This tour takes you to Uaxactún, one of the oldest Maya cities in Guatemala. Uaxactún is notable for its astronomical observatory, and is thought to be the place where Mayans began developing their calendar.
- 8 hrs
- Available Days:
- Every day
- 8:00 AM
- Hotel Transport Included
- Mobile Ticket Included
- Offered in English, Spanish
Uaxactún came about around 600 BC. The city reached its height between 350 BC and 250 AD, and it was during this time that many of its structures were built.
There are several partially restored temples here that travelers will enjoy seeing. Three of these temples function as an astronomical observatory, and are precisely structured to align with the sun on certain days of the year. Another temple has a base that may date to around 2,000 BC. It's all very impressive.
Uaxactún is located 14 miles (23 km) north of Tikal. It's a lesser-visited, but no less interesting, site than Tikal. This tour departs from the Flores-Santa Elena area.
The Maya Biosphere Reserve is the largest protected tropical forest in North America. Spreading across 4.3 million acres (1.7 million hectares) in Guatemala’s Petén department, this reserve protects huge expanses of forests and the Mayan ruins that lie within them.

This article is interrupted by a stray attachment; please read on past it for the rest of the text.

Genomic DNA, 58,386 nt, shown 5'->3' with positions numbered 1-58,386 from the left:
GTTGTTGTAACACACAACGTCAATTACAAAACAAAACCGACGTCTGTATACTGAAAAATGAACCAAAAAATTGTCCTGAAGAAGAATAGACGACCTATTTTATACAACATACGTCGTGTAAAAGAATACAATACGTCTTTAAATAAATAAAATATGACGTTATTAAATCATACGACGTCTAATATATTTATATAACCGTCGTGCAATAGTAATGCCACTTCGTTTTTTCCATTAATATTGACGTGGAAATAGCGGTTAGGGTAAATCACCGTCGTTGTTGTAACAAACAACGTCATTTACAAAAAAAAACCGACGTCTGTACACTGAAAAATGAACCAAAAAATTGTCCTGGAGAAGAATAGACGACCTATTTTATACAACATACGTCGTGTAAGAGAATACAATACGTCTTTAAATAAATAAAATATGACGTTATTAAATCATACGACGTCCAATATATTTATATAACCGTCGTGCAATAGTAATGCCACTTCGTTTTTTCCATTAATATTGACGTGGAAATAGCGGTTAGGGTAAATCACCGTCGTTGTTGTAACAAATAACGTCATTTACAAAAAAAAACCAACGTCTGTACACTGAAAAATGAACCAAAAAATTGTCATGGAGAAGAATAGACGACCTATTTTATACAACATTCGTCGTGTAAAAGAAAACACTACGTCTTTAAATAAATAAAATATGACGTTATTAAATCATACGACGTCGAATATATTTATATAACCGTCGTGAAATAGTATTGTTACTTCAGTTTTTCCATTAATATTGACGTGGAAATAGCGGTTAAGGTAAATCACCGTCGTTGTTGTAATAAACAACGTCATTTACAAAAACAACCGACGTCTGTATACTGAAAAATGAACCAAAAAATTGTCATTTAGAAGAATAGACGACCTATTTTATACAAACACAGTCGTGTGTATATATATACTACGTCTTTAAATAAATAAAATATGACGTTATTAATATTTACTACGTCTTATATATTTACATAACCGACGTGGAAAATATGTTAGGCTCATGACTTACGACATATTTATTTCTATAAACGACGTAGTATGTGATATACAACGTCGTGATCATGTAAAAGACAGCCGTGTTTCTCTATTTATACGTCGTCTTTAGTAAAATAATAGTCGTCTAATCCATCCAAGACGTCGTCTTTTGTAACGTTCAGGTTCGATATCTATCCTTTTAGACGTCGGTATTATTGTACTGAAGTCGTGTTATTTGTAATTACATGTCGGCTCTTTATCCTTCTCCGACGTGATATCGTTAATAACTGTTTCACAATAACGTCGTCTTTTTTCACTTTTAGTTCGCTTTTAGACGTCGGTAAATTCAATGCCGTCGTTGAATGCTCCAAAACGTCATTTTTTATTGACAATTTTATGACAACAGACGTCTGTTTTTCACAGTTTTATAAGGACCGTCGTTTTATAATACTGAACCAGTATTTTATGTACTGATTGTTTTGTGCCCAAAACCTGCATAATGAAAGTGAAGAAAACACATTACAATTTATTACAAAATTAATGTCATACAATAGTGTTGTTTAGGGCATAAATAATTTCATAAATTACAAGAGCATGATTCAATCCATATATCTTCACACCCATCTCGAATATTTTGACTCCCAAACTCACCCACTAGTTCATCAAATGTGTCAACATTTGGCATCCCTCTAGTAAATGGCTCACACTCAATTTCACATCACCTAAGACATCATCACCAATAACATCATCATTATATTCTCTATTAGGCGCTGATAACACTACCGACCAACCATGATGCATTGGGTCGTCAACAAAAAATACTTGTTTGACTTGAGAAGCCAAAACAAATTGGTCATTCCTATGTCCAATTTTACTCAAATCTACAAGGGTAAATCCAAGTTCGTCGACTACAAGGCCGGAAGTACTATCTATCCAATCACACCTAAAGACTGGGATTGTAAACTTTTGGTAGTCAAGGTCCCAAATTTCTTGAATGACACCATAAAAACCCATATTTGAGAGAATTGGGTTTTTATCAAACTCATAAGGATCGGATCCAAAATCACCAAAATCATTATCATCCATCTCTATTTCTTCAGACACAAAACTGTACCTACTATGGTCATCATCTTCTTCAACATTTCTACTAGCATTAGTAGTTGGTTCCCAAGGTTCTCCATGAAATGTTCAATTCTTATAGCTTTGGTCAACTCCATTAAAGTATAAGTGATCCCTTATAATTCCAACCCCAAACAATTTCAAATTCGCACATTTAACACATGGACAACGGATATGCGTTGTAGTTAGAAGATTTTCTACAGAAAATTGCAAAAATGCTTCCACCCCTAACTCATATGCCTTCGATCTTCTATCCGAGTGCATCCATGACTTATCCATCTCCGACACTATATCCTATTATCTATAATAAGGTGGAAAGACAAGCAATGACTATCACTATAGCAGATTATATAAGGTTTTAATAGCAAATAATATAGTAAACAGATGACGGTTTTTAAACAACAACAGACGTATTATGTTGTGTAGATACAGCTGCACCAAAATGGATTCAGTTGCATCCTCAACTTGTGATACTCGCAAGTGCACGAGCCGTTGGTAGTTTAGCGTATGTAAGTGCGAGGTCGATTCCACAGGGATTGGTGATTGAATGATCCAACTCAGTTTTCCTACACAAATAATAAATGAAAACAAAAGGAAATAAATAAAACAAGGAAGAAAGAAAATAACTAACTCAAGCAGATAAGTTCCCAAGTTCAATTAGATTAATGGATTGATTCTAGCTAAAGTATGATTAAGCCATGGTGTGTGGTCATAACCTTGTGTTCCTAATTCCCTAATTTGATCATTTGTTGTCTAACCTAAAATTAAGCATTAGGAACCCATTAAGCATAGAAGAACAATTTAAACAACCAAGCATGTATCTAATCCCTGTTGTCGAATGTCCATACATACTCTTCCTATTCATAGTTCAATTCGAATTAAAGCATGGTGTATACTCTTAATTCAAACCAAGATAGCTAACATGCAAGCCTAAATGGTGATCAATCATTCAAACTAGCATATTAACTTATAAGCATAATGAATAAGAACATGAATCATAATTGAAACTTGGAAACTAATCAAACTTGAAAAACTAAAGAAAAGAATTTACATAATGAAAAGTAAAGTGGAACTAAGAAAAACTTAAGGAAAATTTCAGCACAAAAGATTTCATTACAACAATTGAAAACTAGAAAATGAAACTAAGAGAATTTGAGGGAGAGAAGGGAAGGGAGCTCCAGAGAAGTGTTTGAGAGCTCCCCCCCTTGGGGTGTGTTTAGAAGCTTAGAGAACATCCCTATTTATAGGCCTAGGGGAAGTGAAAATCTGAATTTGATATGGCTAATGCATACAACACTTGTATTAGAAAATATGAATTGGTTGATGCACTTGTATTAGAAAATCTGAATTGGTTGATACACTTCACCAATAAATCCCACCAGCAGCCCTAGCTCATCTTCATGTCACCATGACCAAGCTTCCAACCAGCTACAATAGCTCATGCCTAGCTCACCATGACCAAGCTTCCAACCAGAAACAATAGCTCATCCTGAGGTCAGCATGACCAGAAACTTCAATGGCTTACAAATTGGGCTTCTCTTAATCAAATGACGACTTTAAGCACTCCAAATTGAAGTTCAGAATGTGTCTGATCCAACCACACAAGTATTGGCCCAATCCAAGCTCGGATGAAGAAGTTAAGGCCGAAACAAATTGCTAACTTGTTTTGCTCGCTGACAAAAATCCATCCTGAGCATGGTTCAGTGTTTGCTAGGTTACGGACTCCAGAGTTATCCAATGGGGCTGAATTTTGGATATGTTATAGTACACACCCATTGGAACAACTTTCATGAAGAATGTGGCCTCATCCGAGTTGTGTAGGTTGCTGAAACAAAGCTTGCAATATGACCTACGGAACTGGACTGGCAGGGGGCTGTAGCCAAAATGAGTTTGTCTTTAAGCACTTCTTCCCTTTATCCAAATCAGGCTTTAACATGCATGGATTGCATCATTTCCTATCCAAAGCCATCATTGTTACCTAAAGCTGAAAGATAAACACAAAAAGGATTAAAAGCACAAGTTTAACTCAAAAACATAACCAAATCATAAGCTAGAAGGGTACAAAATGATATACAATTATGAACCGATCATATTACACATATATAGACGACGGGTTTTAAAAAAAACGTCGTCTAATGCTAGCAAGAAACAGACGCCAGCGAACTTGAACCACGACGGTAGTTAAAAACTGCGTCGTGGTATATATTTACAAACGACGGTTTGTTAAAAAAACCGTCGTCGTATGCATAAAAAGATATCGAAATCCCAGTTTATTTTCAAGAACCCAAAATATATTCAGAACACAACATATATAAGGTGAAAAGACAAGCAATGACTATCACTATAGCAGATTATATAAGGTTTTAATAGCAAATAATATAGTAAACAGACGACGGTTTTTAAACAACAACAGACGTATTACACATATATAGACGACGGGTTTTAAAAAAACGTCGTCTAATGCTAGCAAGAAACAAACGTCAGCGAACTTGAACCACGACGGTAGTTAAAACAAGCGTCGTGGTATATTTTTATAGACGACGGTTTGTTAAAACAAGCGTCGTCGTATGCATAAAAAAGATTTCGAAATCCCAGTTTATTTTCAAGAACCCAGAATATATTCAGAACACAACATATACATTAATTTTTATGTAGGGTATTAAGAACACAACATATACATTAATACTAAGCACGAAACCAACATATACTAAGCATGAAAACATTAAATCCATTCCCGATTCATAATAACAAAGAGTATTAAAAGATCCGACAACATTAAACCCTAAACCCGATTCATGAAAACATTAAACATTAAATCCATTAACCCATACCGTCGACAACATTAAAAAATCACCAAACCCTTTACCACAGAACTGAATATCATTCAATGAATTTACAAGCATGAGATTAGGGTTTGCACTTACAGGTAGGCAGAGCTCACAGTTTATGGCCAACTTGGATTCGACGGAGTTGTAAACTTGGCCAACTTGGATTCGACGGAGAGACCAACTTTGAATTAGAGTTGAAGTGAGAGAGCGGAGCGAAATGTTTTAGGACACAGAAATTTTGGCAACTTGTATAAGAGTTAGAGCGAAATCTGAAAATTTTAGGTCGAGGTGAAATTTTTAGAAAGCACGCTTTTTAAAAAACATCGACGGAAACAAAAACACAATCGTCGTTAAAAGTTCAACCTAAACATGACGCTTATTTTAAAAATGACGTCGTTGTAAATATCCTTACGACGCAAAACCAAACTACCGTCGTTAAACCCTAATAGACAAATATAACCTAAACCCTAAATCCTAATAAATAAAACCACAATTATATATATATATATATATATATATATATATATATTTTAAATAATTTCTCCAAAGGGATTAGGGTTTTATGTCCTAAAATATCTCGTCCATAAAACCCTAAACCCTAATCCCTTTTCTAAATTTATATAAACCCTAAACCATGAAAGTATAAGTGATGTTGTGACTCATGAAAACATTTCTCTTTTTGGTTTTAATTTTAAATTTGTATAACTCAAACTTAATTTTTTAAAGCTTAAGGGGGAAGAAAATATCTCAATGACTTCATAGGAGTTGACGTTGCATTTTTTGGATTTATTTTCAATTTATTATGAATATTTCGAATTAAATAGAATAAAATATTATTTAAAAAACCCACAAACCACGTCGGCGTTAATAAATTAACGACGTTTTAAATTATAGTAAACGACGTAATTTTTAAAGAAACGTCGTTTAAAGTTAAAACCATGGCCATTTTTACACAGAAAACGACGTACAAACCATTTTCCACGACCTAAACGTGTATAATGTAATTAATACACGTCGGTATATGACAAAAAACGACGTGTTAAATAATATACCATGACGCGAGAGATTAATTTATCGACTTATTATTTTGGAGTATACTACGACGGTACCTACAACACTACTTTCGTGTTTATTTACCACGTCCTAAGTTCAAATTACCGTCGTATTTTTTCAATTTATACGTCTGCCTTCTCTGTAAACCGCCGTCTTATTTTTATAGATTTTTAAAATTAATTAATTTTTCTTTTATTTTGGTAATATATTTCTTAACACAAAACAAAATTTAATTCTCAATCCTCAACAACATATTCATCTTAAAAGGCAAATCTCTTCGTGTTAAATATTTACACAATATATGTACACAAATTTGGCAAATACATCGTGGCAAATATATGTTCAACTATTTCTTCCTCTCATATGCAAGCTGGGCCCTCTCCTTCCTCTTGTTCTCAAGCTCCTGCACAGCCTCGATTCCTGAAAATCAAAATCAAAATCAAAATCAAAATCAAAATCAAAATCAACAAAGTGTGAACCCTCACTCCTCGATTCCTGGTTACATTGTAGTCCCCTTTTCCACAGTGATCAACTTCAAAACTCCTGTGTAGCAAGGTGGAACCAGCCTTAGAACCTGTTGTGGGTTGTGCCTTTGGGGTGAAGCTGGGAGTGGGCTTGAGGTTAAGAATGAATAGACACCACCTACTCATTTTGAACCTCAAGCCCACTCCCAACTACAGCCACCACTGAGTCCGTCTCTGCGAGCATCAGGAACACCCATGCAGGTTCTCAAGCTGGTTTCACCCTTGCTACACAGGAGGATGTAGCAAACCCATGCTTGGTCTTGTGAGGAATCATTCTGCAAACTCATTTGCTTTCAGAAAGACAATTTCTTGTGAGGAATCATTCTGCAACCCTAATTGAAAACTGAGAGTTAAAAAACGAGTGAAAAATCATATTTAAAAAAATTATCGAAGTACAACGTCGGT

Read more:Maya Biosphere Reserve
The remote Mayan site of Uaxactún is located 14 miles (23 km) north of Tikal. Although substantially smaller than Tikal, the ruins at Uaxactún nonetheless offer an interesting look at ancient Mayan culture. A notable feature here is an astronomical observatory.
Read more:Uaxactún Archaeological Site
What to Bring
Sunscreen, camera, comfortable shoes, hat, and money for food, personal expenses, handicrafts, and tipping the guide/and or driver.
Transportation to/from Flores-Santa Elena area, bilingual guide, entrance fee, and box lunch.
Many of our tours and activities offer transportation pick up & drop off options from several locations and destinations. Options vary by tour, see “BOOKING REQUEST” for full details.
Similar things to do
The landscape surrounding Tikal changes dramatically as the sun begins to set. This tours lets you see the beginnings of the evening creep in, as nocturnal animals begin their daily routines, between 6 and 8 pm. Best of all, the angle of the setting sun illuminates parts of the canopy that you can’t fully appreciate during full daylight.